Key strategic significance of One Belt and One Road

By John Ross
0 Comment(s)Print E-mail, March 5, 2015
Adjust font size:

 [By Zhai Haijun/]

One of the key recent policies launched by China is the One Belt and One Road initiatives announced by President Xi Jinping. As this simultaneously combines both economic and diplomatic aspects, it provides an important part of the international context for discussion at the current NPC and CPPCC sessions. But the strategic importance of the One Belt and One Road policy should not be seen as a short term or specific tactical policy by China. Its significance can be particularly clearly understood in the context of current key trends in the global economy.

Globalization remains the overall trend in the world economy. But it is important to be clear that globalization is not an even or undifferentiated international process. In particular, geographical proximity continues to play a significant role in shaping economies.

Within the overall framework of rising world trade it is striking that the development of international division of labour has now reached a point where the "classic" sized nation state, on a scale which dominated Europe in the 19th and most of the 20th centuries (Germany, U.K., France), and which exists in large parts of Asia (Thailand, Malaysia, Cambodia) is too small by itself to constitute a sufficiently developed economic unit. This trend itself creates globalization. But instead of a fully "equalized" global economy being created, in which geography does not play a significant role, there is an emerging division into "continental scale" economic units which are replacing "national" ones.

To adapt the terminology of a well-known book, Thomas Friedman was therefore exaggerating in declaring that "The World is Flat." Instead the world is still divided into a number of economic "nexuses" but these are now continental rather than national in size – and are relatively well connected. This global context casts clear light on the One Belt and One Road initiative.

To clarify the original historical starting point of these current economic processes, it is sometimes mistakenly believed that because the United States is not only the world's largest economy, but also has the highest per capita GDP of any major economy, the decisive factor in U.S. economic supremacy is its superior productivity level. This is easily shown to be numerically false. Measured in Parity Purchasing Powers (PPPs) U.S. per capita GDP is 22 percent higher than Germany, a significant but not overwhelmingly lead. At current exchange rates, the gap is narrower at 18 percent. But the U. S. population is 380 percent of that of Germany.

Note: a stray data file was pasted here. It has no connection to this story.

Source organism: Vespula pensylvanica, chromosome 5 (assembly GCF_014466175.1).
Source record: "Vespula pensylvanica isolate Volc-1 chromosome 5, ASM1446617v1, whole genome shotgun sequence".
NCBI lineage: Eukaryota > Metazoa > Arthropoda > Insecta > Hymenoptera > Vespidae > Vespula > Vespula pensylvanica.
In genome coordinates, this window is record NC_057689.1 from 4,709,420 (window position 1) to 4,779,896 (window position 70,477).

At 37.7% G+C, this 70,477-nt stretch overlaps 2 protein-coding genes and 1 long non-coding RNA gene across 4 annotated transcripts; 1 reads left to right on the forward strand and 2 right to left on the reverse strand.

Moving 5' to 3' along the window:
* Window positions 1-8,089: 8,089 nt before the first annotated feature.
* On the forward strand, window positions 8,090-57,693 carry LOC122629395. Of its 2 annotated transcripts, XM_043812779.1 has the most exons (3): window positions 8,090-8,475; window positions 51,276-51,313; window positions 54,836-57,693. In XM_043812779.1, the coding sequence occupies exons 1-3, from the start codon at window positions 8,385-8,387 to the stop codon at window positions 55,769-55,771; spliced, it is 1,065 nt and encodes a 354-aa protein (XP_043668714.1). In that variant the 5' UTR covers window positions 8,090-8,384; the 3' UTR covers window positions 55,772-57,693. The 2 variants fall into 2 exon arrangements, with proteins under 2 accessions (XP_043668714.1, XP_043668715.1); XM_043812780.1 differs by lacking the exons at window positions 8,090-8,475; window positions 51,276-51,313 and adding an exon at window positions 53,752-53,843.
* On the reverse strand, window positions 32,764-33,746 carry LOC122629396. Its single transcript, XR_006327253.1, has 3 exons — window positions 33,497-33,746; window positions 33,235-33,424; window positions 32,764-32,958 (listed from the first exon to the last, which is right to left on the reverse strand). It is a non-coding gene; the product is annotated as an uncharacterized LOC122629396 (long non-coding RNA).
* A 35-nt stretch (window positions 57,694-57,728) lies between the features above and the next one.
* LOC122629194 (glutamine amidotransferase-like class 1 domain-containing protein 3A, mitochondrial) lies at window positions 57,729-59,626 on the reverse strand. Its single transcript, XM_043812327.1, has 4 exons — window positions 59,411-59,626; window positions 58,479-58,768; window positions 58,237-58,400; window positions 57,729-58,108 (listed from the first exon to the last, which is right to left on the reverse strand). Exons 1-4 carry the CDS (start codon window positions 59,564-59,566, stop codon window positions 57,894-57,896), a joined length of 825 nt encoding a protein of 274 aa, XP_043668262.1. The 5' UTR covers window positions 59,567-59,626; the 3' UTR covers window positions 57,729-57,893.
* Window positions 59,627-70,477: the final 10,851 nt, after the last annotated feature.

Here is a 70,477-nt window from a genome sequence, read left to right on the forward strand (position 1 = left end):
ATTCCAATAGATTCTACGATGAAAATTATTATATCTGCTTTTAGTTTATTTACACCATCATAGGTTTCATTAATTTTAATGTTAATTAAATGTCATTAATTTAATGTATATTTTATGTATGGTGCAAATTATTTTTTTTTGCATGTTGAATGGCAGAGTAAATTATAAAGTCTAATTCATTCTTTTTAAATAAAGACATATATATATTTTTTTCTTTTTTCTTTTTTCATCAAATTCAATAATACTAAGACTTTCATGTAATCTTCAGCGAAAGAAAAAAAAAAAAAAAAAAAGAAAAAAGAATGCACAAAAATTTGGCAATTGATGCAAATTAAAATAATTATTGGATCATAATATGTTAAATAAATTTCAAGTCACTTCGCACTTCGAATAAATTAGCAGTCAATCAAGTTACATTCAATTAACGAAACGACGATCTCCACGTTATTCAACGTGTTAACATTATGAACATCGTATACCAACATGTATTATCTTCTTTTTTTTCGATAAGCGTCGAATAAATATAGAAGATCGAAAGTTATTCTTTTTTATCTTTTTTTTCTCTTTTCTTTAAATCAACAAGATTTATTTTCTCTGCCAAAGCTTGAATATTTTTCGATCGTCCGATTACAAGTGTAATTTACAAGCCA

The fact the United States is a much larger country than Germany therefore plays, and historically played, a much greater role in the United States' economic superiority compared to Germany than does the United States' relative advantage in productivity. In political terms the United States is a "nation state" but its size means the United States constitutes a "continental scale" economy.

Seen from this angle, of the historical trend to the creation of "continental scale" economies, the development taking place in the key areas of the world is evident:

• The United States was the world's first continental scale economy;

• The USSR was the second (ultimately failed) continental scale economy – it remains to be seen how much of the former USSR will be reintegrated in the Eurasian Economic Union vision of Putin;

• China is, as with the United States, in political terms a nation state but also history's third continental scale economy;

• India is the fourth continental economy,

• If it succeeds in integrating itself fully, the European Union will be the fifth continental economy.

It is also clear that to gain the advantages of international division of labour, international trade, and other factors, the most successful of these "continental economies" have a tendency to integrate themselves with surrounding regions even in cases where political union is not posed. The United States has therefore created very strong economic links with Mexico and Canada, formalized in the North American Free Trade Agreement (NAFTA). The EU has progressively expanded from its original six-member West European nucleus to form an integrated European economic zone including 28 member states and several closely associated ones.

Follow on Twitter and Facebook to join the conversation.
1   2   Next  

Print E-mail Bookmark and Share

Go to Forum >>0 Comment(s)

No comments.

Add your comments...

  • User Name Required
  • Your Comment
  • Enter the words you see:   
    Racist, abusive and off-topic comments may be removed by the moderator.
Send your storiesGet more from